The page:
https://www.youtube.com/watch?v=O9l3bLAx4Ng

Those riot police are wearing equipment that is probably significantly lighter than medieval plate, and yet hundreds of them are rendered completely ineffective by the weight of their gear.

That protestor in the monk robe is simply dancing around them with impunity knocking them off their feet for fun.

Another thing is the definition of 'grappling'. It doesn't have to mean WWE-style suplexes or rolling around in the mud. A simple trip, shove or leg-sweep to knock over an opponent in heavy armor is very effective, and indeed these kind of techniques feature very heavily in a 'battlefield' derived grappling martial art like jiu-jitsu.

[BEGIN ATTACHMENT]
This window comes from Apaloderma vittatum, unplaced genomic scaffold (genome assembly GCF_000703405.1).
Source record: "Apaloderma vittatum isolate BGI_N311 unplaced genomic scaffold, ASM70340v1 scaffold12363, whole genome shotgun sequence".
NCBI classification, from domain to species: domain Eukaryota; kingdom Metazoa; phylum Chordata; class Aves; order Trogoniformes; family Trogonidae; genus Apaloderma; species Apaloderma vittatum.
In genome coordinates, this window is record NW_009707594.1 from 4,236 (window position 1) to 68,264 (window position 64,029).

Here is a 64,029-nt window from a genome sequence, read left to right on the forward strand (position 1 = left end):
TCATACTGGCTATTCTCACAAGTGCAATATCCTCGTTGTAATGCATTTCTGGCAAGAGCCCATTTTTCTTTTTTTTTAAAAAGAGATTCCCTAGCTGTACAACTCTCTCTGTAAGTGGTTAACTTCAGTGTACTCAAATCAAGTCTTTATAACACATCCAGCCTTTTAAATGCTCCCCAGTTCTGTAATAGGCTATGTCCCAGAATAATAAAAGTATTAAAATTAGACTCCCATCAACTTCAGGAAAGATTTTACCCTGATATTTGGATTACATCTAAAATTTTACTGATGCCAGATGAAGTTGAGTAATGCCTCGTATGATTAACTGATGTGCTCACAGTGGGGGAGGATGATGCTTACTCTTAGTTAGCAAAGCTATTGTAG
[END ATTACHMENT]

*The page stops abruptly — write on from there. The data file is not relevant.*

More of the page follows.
After upending an opponent, a skilled grappler has a choice to continue into a wrestle, or simply leave the opponent on the floor and move on or strike for a weak point in their armor, which would definitely be the choice against an armored opponent.

I recently played BG3, and many of these mechanics already exist - shoves, trip/knock prone, disarms, throw, falling damage, joint damage effects (eg one character got a dislocated shoulder) etc. These can already simulate an awful lot of a 'grappler' skillset, even without the full-on 'grab/wrestle' side of things.
« Last Edit: January 15, 2024, 12:15:38 AM by psyanojim »

dubsartur

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Re: Disabling strikes in game rules
« Reply #11 on: January 15, 2024, 12:27:14 AM »